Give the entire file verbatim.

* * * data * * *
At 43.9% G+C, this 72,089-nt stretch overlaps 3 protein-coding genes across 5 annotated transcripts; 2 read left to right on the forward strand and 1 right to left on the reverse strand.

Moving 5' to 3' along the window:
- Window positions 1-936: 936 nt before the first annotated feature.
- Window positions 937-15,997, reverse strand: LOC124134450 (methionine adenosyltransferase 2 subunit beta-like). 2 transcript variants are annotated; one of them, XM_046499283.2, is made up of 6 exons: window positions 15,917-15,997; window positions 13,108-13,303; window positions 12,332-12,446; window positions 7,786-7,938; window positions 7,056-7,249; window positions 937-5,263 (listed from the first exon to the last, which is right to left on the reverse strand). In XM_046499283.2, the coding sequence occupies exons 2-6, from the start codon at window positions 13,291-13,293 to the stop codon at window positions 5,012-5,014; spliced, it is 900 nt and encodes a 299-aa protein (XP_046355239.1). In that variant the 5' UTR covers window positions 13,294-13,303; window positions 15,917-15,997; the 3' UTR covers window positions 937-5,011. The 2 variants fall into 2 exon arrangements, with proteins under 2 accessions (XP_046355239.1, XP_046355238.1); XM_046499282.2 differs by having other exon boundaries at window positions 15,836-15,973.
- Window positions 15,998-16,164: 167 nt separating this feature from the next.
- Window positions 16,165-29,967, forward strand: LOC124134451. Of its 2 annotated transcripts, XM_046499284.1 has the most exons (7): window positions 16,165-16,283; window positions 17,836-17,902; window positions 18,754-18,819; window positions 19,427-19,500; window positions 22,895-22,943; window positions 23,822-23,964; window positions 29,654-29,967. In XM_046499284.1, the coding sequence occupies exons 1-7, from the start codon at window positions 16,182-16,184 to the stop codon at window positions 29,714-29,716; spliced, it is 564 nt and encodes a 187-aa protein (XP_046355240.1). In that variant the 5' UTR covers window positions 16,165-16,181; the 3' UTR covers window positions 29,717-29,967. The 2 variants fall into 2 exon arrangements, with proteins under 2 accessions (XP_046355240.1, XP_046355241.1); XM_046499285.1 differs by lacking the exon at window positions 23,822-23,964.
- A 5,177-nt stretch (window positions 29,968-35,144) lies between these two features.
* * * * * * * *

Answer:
At 43.9% G+C, this 72,089-nt stretch overlaps 3 protein-coding genes across 5 annotated transcripts; 2 read left to right on the forward strand and 1 right to left on the reverse strand.

Moving 5' to 3' along the window:
- Window positions 1-936: 936 nt before the first annotated feature.
- Window positions 937-15,997, reverse strand: LOC124134450 (methionine adenosyltransferase 2 subunit beta-like). 2 transcript variants are annotated; one of them, XM_046499283.2, is made up of 6 exons: window positions 15,917-15,997; window positions 13,108-13,303; window positions 12,332-12,446; window positions 7,786-7,938; window positions 7,056-7,249; window positions 937-5,263 (listed from the first exon to the last, which is right to left on the reverse strand). In XM_046499283.2, the coding sequence occupies exons 2-6, from the start codon at window positions 13,291-13,293 to the stop codon at window positions 5,012-5,014; spliced, it is 900 nt and encodes a 299-aa protein (XP_046355239.1). In that variant the 5' UTR covers window positions 13,294-13,303; window positions 15,917-15,997; the 3' UTR covers window positions 937-5,011. The 2 variants fall into 2 exon arrangements, with proteins under 2 accessions (XP_046355239.1, XP_046355238.1); XM_046499282.2 differs by having other exon boundaries at window positions 15,836-15,973.
- Window positions 15,998-16,164: 167 nt separating this feature from the next.
- Window positions 16,165-29,967, forward strand: LOC124134451. Of its 2 annotated transcripts, XM_046499284.1 has the most exons (7): window positions 16,165-16,283; window positions 17,836-17,902; window positions 18,754-18,819; window positions 19,427-19,500; window positions 22,895-22,943; window positions 23,822-23,964; window positions 29,654-29,967. In XM_046499284.1, the coding sequence occupies exons 1-7, from the start codon at window positions 16,182-16,184 to the stop codon at window positions 29,714-29,716; spliced, it is 564 nt and encodes a 187-aa protein (XP_046355240.1). In that variant the 5' UTR covers window positions 16,165-16,181; the 3' UTR covers window positions 29,717-29,967. The 2 variants fall into 2 exon arrangements, with proteins under 2 accessions (XP_046355240.1, XP_046355241.1); XM_046499285.1 differs by lacking the exon at window positions 23,822-23,964.
- A 5,177-nt stretch (window positions 29,968-35,144) lies between these two features.